Can I be prohibited from smoking in a rented property?
In general, landlords are going to want to keep their property clean and free of damage, including smoke damage. Just like we looked at Ontario law surrounding pets in rentals, today, we'll go over no-smoking rules on your lease.
There are definitely scenarios where no-smoking clauses are valid and enforceable, but there are also some gaps in landlord-tenant law that we'll discuss below.
Can landlords refuse to rent to me?
On most rental applications, you’ll be asked several questions about yourself. Your landlord will want to know where you work, if you have pets or children, if you need parking, and yes, if you smoke.
As the rental application comes before the lease, which is legally binding, landlords are allowed to pick their ideal candidate based on what they've disclosed on that sheet of paper. If your landlord doesn’t want a smoker anywhere near their property, they have a right to choose someone else. Of course, you may not wish to disclose your smoking status if you’re in serious need of housing.
Even if you sign a lease that has a no-smoking clause in it, you cannot be evicted for breaking this clause. You can, however, be evicted for disrespecting your neighbours and/or the property.
Moreover, tenants living in a multi-unit building should mind their neighbour’s health and wellness by smoking outside, away from entrances. It almost goes without saying in 2019.
Cigarette smoke, both first- and second-hand, contains harmful chemicals that could interfere with your neighbour’s reasonable enjoyment of their unit. Interfering with someone else's reasonable enjoyment of their own rental is one reason landlords can use to begin the eviction process.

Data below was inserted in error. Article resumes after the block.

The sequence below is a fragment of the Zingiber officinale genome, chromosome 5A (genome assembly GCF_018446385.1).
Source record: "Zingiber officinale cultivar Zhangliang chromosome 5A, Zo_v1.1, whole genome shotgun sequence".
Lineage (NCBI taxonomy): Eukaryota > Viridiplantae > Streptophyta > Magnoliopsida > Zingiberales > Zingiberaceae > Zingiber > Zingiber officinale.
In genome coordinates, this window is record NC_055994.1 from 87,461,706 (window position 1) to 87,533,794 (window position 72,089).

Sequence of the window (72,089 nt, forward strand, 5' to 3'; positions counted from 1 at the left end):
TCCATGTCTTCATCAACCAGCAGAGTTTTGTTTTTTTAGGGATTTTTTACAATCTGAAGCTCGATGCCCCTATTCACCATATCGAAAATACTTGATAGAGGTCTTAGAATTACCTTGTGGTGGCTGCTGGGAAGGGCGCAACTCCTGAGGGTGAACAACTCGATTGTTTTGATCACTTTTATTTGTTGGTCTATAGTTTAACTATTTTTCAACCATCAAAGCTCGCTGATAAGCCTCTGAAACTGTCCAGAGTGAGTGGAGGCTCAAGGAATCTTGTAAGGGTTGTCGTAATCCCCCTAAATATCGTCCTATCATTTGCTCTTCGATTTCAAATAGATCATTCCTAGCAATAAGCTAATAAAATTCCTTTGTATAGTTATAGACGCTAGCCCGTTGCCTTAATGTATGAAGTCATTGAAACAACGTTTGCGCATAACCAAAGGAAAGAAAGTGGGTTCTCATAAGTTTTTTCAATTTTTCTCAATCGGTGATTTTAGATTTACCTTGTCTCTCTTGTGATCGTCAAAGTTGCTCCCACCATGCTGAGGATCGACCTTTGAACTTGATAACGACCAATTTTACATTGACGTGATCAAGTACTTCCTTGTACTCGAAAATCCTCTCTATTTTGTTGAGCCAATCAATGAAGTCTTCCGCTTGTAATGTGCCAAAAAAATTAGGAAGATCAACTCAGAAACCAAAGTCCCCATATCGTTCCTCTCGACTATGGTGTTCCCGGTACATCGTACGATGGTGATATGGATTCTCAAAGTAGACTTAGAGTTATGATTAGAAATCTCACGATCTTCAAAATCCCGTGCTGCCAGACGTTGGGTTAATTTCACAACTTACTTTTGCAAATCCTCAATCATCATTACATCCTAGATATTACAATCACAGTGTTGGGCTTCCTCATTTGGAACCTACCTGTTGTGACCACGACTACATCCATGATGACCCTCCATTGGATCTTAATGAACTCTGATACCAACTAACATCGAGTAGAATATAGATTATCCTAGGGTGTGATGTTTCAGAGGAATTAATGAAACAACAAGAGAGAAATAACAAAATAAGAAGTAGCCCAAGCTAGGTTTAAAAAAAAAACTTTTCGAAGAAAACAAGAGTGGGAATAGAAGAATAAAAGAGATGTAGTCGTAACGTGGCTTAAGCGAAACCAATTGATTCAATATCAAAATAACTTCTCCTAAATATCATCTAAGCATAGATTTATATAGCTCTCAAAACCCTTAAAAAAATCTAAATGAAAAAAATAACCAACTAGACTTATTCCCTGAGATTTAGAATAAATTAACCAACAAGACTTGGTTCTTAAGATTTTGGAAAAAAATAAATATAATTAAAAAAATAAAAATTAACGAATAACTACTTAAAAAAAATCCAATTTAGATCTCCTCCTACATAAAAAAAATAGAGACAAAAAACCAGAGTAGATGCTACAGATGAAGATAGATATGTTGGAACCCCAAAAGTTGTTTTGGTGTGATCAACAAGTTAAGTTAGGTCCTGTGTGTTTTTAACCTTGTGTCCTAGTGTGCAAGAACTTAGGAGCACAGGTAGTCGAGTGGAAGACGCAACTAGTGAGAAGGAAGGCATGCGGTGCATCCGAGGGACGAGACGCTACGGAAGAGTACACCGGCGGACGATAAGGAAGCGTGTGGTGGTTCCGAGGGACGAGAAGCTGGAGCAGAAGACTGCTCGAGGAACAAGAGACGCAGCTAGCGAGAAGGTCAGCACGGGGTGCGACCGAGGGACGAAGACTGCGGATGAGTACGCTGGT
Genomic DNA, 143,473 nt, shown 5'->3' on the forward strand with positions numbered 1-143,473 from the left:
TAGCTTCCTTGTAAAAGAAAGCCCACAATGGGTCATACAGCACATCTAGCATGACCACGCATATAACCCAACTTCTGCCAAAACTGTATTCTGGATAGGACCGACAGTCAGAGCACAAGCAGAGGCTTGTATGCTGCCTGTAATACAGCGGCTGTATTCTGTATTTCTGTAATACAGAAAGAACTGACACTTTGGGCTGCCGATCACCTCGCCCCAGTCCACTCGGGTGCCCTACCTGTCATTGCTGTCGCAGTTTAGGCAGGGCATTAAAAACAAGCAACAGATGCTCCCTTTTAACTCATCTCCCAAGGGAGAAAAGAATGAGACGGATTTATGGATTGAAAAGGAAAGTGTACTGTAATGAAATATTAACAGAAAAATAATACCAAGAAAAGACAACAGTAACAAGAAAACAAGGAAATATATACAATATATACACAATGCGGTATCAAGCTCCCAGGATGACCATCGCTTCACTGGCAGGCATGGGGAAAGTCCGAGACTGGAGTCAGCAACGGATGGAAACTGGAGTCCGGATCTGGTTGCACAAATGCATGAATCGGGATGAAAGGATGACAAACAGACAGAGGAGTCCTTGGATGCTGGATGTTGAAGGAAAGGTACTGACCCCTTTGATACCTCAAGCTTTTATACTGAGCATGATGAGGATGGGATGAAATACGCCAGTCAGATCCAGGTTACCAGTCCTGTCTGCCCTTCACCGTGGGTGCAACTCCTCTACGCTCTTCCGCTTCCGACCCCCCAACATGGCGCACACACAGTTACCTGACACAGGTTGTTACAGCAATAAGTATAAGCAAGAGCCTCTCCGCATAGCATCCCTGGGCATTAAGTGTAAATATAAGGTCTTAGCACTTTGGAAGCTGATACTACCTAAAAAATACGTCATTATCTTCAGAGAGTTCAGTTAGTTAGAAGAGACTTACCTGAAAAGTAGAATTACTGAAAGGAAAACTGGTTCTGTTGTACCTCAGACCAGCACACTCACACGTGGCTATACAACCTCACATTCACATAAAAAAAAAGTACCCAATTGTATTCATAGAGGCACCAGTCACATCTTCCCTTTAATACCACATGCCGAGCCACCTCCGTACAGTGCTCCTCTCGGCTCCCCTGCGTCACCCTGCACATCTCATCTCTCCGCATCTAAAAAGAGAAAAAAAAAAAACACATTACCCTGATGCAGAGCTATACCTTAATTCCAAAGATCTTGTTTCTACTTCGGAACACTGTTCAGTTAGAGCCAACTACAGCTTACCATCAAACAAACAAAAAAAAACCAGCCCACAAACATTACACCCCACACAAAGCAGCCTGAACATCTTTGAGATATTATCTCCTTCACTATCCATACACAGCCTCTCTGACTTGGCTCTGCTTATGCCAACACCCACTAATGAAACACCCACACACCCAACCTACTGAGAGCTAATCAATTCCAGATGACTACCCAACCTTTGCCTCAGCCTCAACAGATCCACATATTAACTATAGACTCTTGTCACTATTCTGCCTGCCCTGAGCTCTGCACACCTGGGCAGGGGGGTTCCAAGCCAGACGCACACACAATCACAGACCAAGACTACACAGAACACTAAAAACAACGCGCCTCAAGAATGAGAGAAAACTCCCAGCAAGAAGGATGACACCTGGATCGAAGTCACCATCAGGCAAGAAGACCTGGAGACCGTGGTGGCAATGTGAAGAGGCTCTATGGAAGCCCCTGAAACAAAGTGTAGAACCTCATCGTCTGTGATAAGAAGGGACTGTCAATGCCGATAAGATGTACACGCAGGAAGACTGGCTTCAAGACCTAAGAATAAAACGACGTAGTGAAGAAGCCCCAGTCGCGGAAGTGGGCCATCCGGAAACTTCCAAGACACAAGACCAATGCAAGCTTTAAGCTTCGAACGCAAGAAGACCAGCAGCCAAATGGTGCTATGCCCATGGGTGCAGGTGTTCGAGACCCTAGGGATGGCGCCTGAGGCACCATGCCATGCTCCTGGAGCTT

What does the law say?
The Residential Tenancies Act stipulates that landlords can indeed include a no-smoking clause in any lease, according to The Star. The landlord can also implement a no-smoking policy in the entire building. However, if any smoking tenants lived in the building before any such policies were put in place, they don’t have to stop smoking for as long as they live there.
If a new tenant starts smoking in the building, they cannot be evicted based on that fact alone. The landlord must prove to the board that the smoke is damaging to the unit, or is negatively affecting neighbouring units. Proper notice must be given to the smoking tenant before taking the case to the Landlord and Tenant Board. This notice allows the tenant to correct the behaviour within a set time frame.
If property damages can be proven during the eviction process, the tenant can be ordered to pay total repair costs.
Make yourself an attractive renter
If you’re a smoker who needs a rental, it’s important that you make yourself the most attractive candidate to your prospective landlord. This means having previous landlord references that prove you are respectful of the property and of your neighbours, perhaps only smoking outside and disposing of your butts in proper receptacles.
As you know, landlords will be interested in selecting someone who shows the most financial security as well. Having a great credit score, proof of renters insurance and first and last month's rent ready on the spot will make you seem like a dependable renter to the landlord.
You cannot be kicked out of your unit, even in a non-smoking building with a no-smoking clause in the lease, just for smoking.
You can be evicted from your unit if you fail to take your landlord and your neighbour’s reasonable enjoyment of the property into account. If you are making any smoke in or around your unit, and it interferes with someone else – their allergies, for example – and this can be proven, your landlord can take the case to the Landlord and Tenant Board for remedy if you do not stop smoking in or around the premises.